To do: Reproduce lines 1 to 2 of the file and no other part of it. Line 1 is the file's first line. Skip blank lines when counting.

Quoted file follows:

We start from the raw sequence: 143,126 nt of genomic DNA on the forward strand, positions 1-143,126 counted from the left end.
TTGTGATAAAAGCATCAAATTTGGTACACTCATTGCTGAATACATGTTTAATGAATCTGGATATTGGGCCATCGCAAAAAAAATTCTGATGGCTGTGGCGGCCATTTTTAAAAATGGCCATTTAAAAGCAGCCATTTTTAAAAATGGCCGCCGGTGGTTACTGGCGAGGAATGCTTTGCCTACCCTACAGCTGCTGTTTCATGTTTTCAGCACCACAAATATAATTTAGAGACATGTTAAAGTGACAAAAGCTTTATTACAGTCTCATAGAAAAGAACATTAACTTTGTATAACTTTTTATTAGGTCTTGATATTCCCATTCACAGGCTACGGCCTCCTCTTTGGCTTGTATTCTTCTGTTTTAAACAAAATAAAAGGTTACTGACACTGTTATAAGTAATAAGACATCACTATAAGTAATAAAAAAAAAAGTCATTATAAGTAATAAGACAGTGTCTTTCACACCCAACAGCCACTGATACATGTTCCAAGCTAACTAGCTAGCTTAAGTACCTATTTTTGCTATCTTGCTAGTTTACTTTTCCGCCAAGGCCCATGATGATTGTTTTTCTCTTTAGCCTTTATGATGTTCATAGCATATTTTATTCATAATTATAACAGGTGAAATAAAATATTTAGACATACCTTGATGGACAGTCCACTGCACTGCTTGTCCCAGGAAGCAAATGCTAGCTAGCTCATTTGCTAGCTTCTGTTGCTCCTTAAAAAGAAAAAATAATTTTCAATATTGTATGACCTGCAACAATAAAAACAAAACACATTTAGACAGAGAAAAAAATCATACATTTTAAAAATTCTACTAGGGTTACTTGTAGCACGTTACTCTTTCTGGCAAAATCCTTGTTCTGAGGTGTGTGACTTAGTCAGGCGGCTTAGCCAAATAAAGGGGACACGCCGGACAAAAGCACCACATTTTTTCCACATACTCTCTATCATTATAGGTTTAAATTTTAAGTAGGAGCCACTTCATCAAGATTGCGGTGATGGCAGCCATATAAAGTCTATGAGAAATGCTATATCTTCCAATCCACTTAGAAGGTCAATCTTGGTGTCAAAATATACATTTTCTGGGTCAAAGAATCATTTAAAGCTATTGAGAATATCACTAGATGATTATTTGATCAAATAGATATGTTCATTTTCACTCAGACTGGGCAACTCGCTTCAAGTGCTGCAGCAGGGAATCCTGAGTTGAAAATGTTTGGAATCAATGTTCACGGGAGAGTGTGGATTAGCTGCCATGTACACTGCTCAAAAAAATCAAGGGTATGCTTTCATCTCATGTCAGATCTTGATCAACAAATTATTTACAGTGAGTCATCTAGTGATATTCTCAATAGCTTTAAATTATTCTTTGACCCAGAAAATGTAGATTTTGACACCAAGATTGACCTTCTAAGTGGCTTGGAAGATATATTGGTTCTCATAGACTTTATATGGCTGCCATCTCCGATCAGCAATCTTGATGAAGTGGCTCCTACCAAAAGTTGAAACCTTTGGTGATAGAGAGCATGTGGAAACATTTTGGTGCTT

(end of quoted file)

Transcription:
We start from the raw sequence: 143,126 nt of genomic DNA on the forward strand, positions 1-143,126 counted from the left end.
TTGTGATAAAAGCATCAAATTTGGTACACTCATTGCTGAATACATGTTTAATGAATCTGGATATTGGGCCATCGCAAAAAAAATTCTGATGGCTGTGGCGGCCATTTTTAAAAATGGCCATTTAAAAGCAGCCATTTTTAAAAATGGCCGCCGGTGGTTACTGGCGAGGAATGCTTTGCCTACCCTACAGCTGCTGTTTCATGTTTTCAGCACCACAAATATAATTTAGAGACATGTTAAAGTGACAAAAGCTTTATTACAGTCTCATAGAAAAGAACATTAACTTTGTATAACTTTTTATTAGGTCTTGATATTCCCATTCACAGGCTACGGCCTCCTCTTTGGCTTGTATTCTTCTGTTTTAAACAAAATAAAAGGTTACTGACACTGTTATAAGTAATAAGACATCACTATAAGTAATAAAAAAAAAAGTCATTATAAGTAATAAGACAGTGTCTTTCACACCCAACAGCCACTGATACATGTTCCAAGCTAACTAGCTAGCTTAAGTACCTATTTTTGCTATCTTGCTAGTTTACTTTTCCGCCAAGGCCCATGATGATTGTTTTTCTCTTTAGCCTTTATGATGTTCATAGCATATTTTATTCATAATTATAACAGGTGAAATAAAATATTTAGACATACCTTGATGGACAGTCCACTGCACTGCTTGTCCCAGGAAGCAAATGCTAGCTAGCTCATTTGCTAGCTTCTGTTGCTCCTTAAAAAGAAAAAATAATTTTCAATATTGTATGACCTGCAACAATAAAAACAAAACACATTTAGACAGAGAAAAAAATCATACATTTTAAAAATTCTACTAGGGTTACTTGTAGCACGTTACTCTTTCTGGCAAAATCCTTGTTCTGAGGTGTGTGACTTAGTCAGGCGGCTTAGCCAAATAAAGGGGACACGCCGGACAAAAGCACCACATTTTTTCCACATACTCTCTATCATTATAGGTTTAAATTTTAAGTAGGAGCCACTTCATCAAGATTGCGGTGATGGCAGCCATATAAAGTCTATGAGAAATGCTATATCTTCCAATCCACTTAGAAGGTCAATCTTGGTGTCAAAATATACATTTTCTGGGTCAAAGAATCATTTAAAGCTATTGAGAATATCACTAGATGATTATTTGATCAAATAGATATGTTCATTTTCACTCAGACTGGGCAACTCGCTTCAAGTGCTGCAGCAGGGAATCCTGAGTTGAAAATGTTTGGAATCAATGTTCACGGGAGAGTGTGGATTAGCTGCCATGTACACTGCTCAAAAAAATCAAGGGTATGCTTTCATCTCATGTCAGATCTTGATCAACAAATTATTTACAGTGAGTCATCTAGTGATATTCTCAATAGCTTTAAATTATTCTTTGACCCAGAAAATGTAGATTTTGACACCAAGATTGACCTTCTAAGTGGCTTGGAAGATATATTGGTTCTCATAGACTTTATATGGCTGCCATCTCCGATCAGCAATCTTGATGAAGTGGCTCCTACCAAAAGTTGAAACCTTTGGTGATAGAGAGCATGTGGAAACATTTTGGTGCTT